Interested healthcare providers can sign up for the complimentary TV and tablet systems by calling one of ContextMedia Health’s Member Outreach Executives or filling out a simple online form. There are no contracts or obligations and you can cancel your membership at any time, according to Context.

After signing up for a membership Context provides a TV system for the doctor’s office member’s waiting room that delivers “fresh and engaging health videos” to your patients based on preferences the office gives the company at the time of sign-up. ContextMedia also offers tablets to be included with your TV system in order to provide programming to exam rooms.

ContextMedia explains that members can add their own “practice messages on both systems to share information with your patients to help them learn about their condition and to save the doctors’ time.”

The company explains its mission as partnering with healthcare providers “to educate your patients with reliable information coming directly from you, which inspires them to take charge and make healthier lifestyle choices.”

What’s on TV – Programming is King

ContextMedia says it ensures that all content is reviewed by the independent medical advisory boards of each content partner before it is distributed on the company’s networks.

The practice-specific programming can include customized videos to engage your patient audience. Segments include personal stories and lifestyle pieces, nutrition, diet and exercise tips as well as in-depth features on specific conditions and related co-morbidities.

Where’s the Money?

Like DOOH systems in other vertical markets, the efforts are at least partially funded by some form of advertising and/or sponsorships.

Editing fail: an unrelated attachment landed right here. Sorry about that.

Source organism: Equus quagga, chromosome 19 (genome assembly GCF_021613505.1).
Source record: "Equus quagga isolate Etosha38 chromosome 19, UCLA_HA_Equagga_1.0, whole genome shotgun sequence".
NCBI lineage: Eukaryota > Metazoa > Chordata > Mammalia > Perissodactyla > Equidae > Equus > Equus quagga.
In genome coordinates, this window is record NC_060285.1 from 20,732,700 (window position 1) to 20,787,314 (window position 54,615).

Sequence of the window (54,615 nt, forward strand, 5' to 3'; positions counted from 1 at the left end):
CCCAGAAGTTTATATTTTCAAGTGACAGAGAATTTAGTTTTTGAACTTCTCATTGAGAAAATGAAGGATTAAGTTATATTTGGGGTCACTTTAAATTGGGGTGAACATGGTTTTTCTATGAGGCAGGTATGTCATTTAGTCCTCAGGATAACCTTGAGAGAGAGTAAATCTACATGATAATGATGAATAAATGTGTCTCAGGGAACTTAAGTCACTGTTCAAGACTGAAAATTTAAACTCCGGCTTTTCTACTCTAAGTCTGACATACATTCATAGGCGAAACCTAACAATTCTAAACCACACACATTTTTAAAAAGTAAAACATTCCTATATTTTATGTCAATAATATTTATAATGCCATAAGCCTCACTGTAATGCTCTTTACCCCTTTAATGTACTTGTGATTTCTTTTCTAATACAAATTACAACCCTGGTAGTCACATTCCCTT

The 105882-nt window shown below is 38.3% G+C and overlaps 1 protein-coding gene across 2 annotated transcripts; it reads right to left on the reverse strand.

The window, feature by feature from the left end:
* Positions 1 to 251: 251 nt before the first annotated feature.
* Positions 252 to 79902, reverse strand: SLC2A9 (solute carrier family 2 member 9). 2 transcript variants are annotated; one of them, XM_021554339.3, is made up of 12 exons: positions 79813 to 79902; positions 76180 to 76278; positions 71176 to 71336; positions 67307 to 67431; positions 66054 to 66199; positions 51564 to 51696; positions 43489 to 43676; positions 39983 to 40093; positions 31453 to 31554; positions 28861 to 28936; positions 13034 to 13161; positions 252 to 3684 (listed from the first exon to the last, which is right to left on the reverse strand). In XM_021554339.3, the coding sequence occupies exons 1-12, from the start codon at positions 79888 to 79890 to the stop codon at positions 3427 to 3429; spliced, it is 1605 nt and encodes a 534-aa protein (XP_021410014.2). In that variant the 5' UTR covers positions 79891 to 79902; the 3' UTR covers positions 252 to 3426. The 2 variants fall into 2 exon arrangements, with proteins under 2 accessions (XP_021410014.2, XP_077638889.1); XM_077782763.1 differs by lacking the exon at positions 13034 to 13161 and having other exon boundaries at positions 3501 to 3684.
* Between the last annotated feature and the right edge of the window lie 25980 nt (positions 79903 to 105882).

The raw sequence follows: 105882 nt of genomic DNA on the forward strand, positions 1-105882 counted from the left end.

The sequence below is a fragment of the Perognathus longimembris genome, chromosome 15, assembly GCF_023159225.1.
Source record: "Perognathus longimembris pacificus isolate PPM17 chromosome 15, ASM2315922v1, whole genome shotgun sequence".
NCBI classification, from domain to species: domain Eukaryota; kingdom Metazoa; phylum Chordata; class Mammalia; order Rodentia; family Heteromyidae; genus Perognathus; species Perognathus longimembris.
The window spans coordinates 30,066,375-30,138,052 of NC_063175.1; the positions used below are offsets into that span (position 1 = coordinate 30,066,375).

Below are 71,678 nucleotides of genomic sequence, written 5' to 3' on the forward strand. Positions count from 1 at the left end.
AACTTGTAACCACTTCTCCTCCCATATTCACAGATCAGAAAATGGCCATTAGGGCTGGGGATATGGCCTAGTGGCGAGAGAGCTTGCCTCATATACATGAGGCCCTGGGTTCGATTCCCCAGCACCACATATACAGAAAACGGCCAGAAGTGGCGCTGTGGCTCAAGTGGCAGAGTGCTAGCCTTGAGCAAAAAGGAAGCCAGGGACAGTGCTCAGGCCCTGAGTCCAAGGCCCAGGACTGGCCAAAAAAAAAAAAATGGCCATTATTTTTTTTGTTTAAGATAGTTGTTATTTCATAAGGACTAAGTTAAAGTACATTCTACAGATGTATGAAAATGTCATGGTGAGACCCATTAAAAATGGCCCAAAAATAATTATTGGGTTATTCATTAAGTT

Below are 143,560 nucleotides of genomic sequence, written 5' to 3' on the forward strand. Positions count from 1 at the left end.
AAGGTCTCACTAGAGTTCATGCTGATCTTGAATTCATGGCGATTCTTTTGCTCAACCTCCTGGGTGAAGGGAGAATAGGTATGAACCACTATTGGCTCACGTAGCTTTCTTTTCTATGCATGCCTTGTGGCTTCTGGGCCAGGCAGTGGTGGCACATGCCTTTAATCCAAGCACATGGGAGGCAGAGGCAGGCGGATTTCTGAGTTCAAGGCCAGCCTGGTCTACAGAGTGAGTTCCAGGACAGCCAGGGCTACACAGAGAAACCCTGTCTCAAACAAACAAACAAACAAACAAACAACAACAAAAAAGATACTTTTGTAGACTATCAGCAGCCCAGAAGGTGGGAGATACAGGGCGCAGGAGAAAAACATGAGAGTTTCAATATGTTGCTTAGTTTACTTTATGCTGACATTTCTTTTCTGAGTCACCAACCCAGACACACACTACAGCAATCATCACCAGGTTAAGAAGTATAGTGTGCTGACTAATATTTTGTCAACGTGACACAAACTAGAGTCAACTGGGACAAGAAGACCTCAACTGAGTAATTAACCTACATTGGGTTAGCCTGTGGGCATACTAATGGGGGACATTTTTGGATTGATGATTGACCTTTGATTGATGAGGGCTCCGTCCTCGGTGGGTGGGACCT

With ContextMedia Health, viewers won’t be bothered with numerous sales pitches from big pharma as have readers of WebMD’s magazine and TV viewers in general.

The company is funded through educational sponsorships and a limited number of messages from sponsors and PSAs from healthcare organizations will be played in between programming segments. However, Context maintains a healthcare provider need only call the company at any time to have a specific sponsor message taken off the content loop.

The good news for those with spots between programming segments: ContextMedia claims 78 percent of viewers recall show information.

Not White Noise

Having personally viewed programming on the Context system in the waiting room in advance of a doctor’s appointment, I assure you that the video segments are anything but white noise. The personal story portions are magnetic.

It’s not that hard to capture the attention of patients in a waiting room who at best read magazines to bide time. To keep their attention, however, is an important achievement that awakens them to bigger picture medical conditions beyond visits for sore throats, muscle strains and pulls, sprains and flu shots.

An informed patient is one equipped to chat about more than the weather. That can lead to far more productive doctor appointments.

The proof is in the programming.

Edited by Maurice Nagle
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Founder, Fast Forward Thinking LLC